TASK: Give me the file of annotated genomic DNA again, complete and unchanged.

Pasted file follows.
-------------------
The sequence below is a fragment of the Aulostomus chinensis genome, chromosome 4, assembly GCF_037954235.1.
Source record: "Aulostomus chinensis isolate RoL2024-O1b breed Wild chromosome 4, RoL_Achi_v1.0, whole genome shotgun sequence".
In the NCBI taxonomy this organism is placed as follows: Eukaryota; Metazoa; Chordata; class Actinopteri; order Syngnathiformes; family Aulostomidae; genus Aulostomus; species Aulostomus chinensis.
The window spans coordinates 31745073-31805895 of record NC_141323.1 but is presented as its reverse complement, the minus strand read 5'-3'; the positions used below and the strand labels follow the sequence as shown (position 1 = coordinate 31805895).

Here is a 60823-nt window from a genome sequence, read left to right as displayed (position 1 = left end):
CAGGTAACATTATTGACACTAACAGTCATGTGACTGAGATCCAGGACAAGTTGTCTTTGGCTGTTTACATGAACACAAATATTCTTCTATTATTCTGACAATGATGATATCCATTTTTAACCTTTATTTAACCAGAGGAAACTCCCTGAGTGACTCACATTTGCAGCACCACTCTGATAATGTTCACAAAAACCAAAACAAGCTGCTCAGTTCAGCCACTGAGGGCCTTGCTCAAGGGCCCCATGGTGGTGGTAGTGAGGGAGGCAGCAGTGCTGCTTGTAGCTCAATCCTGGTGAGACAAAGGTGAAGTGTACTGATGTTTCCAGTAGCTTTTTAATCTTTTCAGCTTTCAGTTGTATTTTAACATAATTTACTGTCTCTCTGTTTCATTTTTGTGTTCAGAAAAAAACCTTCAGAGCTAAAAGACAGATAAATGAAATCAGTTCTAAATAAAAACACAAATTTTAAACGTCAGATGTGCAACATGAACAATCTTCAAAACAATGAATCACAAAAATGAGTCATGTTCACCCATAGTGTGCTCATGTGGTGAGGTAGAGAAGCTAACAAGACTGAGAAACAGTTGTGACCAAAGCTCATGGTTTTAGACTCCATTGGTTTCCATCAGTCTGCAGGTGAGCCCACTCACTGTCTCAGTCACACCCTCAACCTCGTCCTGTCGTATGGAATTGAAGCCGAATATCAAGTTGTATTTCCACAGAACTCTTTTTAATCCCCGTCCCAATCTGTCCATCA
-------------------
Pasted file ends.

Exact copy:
The sequence below is a fragment of the Aulostomus chinensis genome, chromosome 4, assembly GCF_037954235.1.
Source record: "Aulostomus chinensis isolate RoL2024-O1b breed Wild chromosome 4, RoL_Achi_v1.0, whole genome shotgun sequence".
In the NCBI taxonomy this organism is placed as follows: Eukaryota; Metazoa; Chordata; class Actinopteri; order Syngnathiformes; family Aulostomidae; genus Aulostomus; species Aulostomus chinensis.
The window spans coordinates 31745073-31805895 of record NC_141323.1 but is presented as its reverse complement, the minus strand read 5'-3'; the positions used below and the strand labels follow the sequence as shown (position 1 = coordinate 31805895).

Here is a 60823-nt window from a genome sequence, read left to right as displayed (position 1 = left end):
CAGGTAACATTATTGACACTAACAGTCATGTGACTGAGATCCAGGACAAGTTGTCTTTGGCTGTTTACATGAACACAAATATTCTTCTATTATTCTGACAATGATGATATCCATTTTTAACCTTTATTTAACCAGAGGAAACTCCCTGAGTGACTCACATTTGCAGCACCACTCTGATAATGTTCACAAAAACCAAAACAAGCTGCTCAGTTCAGCCACTGAGGGCCTTGCTCAAGGGCCCCATGGTGGTGGTAGTGAGGGAGGCAGCAGTGCTGCTTGTAGCTCAATCCTGGTGAGACAAAGGTGAAGTGTACTGATGTTTCCAGTAGCTTTTTAATCTTTTCAGCTTTCAGTTGTATTTTAACATAATTTACTGTCTCTCTGTTTCATTTTTGTGTTCAGAAAAAAACCTTCAGAGCTAAAAGACAGATAAATGAAATCAGTTCTAAATAAAAACACAAATTTTAAACGTCAGATGTGCAACATGAACAATCTTCAAAACAATGAATCACAAAAATGAGTCATGTTCACCCATAGTGTGCTCATGTGGTGAGGTAGAGAAGCTAACAAGACTGAGAAACAGTTGTGACCAAAGCTCATGGTTTTAGACTCCATTGGTTTCCATCAGTCTGCAGGTGAGCCCACTCACTGTCTCAGTCACACCCTCAACCTCGTCCTGTCGTATGGAATTGAAGCCGAATATCAAGTTGTATTTCCACAGAACTCTTTTTAATCCCCGTCCCAATCTGTCCATCA